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JavaSpaces, part 2

Last week, I promised that could enter complex computation objects without changing the workers. I think you guessed why, but here's the explanation anyway: as long as all the entries in the space are Computation objects, the worker will fetch them one by one (because it asks the space for Computation type objects), execute them, and write the results back without much consideration for the actual computation that the object encapsulates.

Meanwhile, all the various masters ask the space for their particular result objects (so the MeanComputation master would ask the space for objects of type MeanComputationResult, etcetera), and so a cluster of processors with a JavaSpace "in front" is all you need to do large-scale parallel computations. JavaOne 1998 proved that point nicely by computing a Mandelbrot graph on a huge "cluster" of participant's Java rings coordinated by a JavaSpace.

Computation is just the start, however. JavaSpaces is also great for solving workflow problems.

Assume that every letter that arrives at the mail department is scanned in by some machine. The scans are stored in a Space as "UnprocessedIncomingMail" objects. Clerks run software on their desktop that continuously fetches the next UnprocessedIncomingMail object from the Space; they scan the letter and select a destination department. The result of selecting, say, "Support" as the destination department would be that the scan is written back as an UnprocessedMailForSupport object. At Support, someone runs software that fetches the next UnprocessedMailForSupport object, and reads it - etcetera. By coordinating multiple JavaSpaces (through Jini), the scans could physically "hop" from department Space to department Space, always staying in close proximity to the people that are processing the mail - this would ease the load on the network compared with the situation where every scan would come from a central server.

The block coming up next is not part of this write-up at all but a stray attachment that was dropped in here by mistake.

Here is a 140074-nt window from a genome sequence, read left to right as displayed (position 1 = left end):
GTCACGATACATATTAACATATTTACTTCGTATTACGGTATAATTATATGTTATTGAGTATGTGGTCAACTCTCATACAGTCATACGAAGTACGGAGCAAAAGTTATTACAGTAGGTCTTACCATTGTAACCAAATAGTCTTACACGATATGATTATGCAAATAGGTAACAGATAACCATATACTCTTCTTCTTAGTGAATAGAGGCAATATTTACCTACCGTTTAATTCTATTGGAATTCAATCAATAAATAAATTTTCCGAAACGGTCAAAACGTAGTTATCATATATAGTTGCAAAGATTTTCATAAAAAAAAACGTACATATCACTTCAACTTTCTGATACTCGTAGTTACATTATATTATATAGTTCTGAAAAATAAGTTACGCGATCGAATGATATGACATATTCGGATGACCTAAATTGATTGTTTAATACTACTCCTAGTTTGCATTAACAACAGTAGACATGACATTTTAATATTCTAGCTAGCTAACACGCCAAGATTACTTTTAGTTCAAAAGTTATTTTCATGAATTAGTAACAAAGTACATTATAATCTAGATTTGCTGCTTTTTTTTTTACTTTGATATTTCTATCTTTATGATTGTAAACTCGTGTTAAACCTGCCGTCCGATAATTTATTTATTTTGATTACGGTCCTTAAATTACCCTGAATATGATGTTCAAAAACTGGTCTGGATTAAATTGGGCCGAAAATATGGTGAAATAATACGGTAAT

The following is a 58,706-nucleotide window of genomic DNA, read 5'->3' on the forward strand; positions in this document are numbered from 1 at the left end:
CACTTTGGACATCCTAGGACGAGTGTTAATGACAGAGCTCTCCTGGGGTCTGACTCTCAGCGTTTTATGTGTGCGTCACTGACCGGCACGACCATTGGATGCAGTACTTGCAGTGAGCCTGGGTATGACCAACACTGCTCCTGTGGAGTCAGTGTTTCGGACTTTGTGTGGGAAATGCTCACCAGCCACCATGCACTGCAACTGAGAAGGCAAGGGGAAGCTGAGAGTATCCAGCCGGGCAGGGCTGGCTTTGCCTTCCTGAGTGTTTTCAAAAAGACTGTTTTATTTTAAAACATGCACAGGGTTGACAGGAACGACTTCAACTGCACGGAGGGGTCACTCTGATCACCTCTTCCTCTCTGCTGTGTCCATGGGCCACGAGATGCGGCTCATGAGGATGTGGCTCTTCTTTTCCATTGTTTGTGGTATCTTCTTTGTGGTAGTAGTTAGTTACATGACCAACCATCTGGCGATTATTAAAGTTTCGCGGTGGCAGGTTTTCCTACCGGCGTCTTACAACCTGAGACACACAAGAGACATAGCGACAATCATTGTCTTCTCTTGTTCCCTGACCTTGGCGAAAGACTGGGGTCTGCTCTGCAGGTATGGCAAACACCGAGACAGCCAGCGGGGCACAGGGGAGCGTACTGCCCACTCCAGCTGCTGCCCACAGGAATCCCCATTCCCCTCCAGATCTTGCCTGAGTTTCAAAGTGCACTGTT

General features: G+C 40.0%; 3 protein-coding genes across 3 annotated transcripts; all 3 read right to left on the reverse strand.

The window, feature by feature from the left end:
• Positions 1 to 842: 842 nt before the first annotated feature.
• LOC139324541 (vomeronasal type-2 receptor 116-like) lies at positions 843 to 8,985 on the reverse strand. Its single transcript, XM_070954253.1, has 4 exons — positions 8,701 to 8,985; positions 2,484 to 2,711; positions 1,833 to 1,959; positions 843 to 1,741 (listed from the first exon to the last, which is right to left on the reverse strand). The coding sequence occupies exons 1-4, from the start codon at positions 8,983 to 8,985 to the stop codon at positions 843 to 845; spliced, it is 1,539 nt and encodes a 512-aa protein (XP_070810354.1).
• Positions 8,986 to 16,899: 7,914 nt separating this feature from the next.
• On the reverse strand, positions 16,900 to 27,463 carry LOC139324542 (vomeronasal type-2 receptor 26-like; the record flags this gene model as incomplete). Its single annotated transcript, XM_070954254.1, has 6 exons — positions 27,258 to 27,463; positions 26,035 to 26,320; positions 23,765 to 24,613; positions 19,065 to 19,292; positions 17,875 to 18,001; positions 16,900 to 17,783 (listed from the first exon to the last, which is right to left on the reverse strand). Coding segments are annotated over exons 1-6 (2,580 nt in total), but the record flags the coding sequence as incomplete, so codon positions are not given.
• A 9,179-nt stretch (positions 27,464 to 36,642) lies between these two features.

In "JavaSpaces Principles, Patterns and Practice" the authors of the JavaSpaces specification discuss a lot of such applications, and also show the way in how to do more complex things by applying distributed algorithms tricks to build up complex data structures from multiple entries in the space. It takes the same sort of shift in thinking that you need when you go from procedural to object-oriented programming: hard at first, but immensely powerful when you "get it". A lot of distributed problems, be they mathematics or workflow management, can be solved in a very reliable and elegant way by using JavaSpaces in your application.

[Cover image - click for larger version] JavaSpaces Principles, Patterns and Practice
Eric Freeman, Susanne Hupfer, Ken Arnold
Addison Wesley 2000
ISBN 0-201-30955-6

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